For most of White America, thirty-two year-old Ryan Lochte is REALLY a “Kid” who “Embellished” a story; while video shows he and his fellow thugs vandalized a gas station and (Lochte) became an international fugitive. On the other hand, twelve year-old Tamir Rice was quickly and widely portrayed to be a potential villain who should not have been doing what actual kids do: playing with a fake gun and not aiming it at the police. Asking “What did he do?”; considering “his troubled past”; and empathizing with the power structure when it has acted with vile negligence seems to be acceptable, provocative, and debatable “go-tos” when African American men, women, boys and girls – PEOPLE – are victimized by the police – or any other systematic form of racism. You might be reading this and automatically visualizing a white person asking these questions; but, the truth is, many African Americans must work through fighting urges to consider things which make African American victims line up with the stereotypes that invoke apathy-causing images; a recourse that is easier than facing the truth that tyrannical racism is not a thing of the past.
In large part, it makes much more sense for Whites (though many also fight these urges) to ponder all things that justify the swift ruling out of racism in situations where an African American life has been lost. However, the more important consideration is: Why do African Americans participate in this process of walking toward racism as a possibility – as opposed to walking away from the likelihood of an episode of racist violence? The latter is severely deleterious to our plight against an infrastructure that has proven to work toward our demise.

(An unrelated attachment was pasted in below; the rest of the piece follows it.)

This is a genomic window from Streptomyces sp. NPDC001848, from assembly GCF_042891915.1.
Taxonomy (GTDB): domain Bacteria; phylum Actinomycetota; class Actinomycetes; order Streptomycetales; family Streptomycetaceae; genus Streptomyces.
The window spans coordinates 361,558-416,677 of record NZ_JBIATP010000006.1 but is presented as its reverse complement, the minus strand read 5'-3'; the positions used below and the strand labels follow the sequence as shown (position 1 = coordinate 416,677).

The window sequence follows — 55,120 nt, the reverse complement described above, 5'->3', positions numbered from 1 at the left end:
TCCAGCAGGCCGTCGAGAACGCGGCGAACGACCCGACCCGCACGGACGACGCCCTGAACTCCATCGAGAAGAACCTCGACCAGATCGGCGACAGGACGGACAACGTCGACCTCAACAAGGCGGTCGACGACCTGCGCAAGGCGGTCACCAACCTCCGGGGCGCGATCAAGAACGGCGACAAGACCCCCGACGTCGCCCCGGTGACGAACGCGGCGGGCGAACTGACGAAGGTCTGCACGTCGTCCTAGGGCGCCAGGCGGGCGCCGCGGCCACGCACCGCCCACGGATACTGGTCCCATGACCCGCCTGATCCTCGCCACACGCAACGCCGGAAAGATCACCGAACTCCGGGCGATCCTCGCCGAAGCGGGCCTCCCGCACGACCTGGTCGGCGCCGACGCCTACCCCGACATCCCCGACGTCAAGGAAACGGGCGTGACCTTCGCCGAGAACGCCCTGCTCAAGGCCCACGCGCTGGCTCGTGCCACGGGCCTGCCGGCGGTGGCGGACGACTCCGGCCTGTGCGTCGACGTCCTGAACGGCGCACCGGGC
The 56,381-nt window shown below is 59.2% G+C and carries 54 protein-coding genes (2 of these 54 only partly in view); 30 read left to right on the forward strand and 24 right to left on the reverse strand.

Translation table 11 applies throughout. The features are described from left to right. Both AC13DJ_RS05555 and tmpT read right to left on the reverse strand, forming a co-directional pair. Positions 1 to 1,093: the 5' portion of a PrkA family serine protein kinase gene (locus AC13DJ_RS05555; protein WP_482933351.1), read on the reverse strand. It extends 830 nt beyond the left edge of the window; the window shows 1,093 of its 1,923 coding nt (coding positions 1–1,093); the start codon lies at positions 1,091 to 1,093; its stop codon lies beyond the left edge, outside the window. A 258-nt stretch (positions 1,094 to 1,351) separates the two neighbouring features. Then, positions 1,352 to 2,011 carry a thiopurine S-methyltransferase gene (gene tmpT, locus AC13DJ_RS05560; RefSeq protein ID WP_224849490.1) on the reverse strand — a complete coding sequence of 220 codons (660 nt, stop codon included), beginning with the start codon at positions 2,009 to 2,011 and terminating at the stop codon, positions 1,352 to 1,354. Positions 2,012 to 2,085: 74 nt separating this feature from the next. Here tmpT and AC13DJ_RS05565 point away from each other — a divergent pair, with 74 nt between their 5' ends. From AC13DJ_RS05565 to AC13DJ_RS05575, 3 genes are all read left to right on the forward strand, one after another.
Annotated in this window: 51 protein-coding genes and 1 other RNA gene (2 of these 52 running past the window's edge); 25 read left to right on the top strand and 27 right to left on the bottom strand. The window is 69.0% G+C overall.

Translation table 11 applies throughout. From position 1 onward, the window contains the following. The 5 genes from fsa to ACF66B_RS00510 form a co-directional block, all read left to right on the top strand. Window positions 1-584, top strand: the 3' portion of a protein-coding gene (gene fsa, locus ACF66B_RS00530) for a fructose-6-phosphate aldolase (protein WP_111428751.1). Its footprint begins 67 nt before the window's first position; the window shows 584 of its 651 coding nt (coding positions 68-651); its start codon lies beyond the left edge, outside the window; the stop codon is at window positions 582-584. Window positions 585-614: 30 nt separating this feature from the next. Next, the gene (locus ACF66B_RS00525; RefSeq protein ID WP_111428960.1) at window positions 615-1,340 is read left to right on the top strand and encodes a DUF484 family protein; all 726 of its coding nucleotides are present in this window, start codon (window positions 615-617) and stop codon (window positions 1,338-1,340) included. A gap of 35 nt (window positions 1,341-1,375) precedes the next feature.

For centuries, we have been taught that African Americans were vile, inept, barbaric, and savage; but, not so fast, “were” must be replaced with “are”, here. In other words: For centuries, we have been taught that we are vile, inept, barbaric, and savage. We often call for others – Whites – to consider us human, when the truth is, many of us do not accept our OWN humaneness. Now, do not mistake this with the ignorant advancement of that respectability bullsh*t. However, we must consciously practice honoring our communal humaneness – exclusive of any outside occurrences and opinions that might communicate a deficit. THAT is where our power for marked change in our world standing will come from. If we do not own and fully function in it, there will be no power to see the change we claim to seek. Building a culture of humaneness within, will command respect without; not because racists will suddenly care about us – rather be forced to respond to our collective power.
In case it is not already clear, this is NOT about the fake notion of “Black on Black Crime”; attached to the asinine propaganda that African American men do not want to be fathers to their children; or any other supremacist stereotype that disaffirms our humanity. As the spiritual principle goes: There is no power without conviction. Without collective conviction in the belief that we ARE human – deserving of the rights we seek – there is no power behind our demand for equity. If, however, enough of us connect to the fact that we are deserving of true life, liberty, and pursuit of happiness, we can change the culture of our internal community in a way that will affect the outside world from within.
It would be remiss of me not to acknowledge the fact that slowly, yet surely, we are moving to the place where collective consciousness is becoming the norm; a place where the comparison between white privilege and Black angst will make more than a ripple in the sea of time and events. This is my source of hope. We African Americans have the ability to significantly impact the culture of American Racism as a bi-product of operating in our power. However, this cannot happen without conviction about that fact that we, are indeed, HUMAN.
Written By: Carlton J. Cosby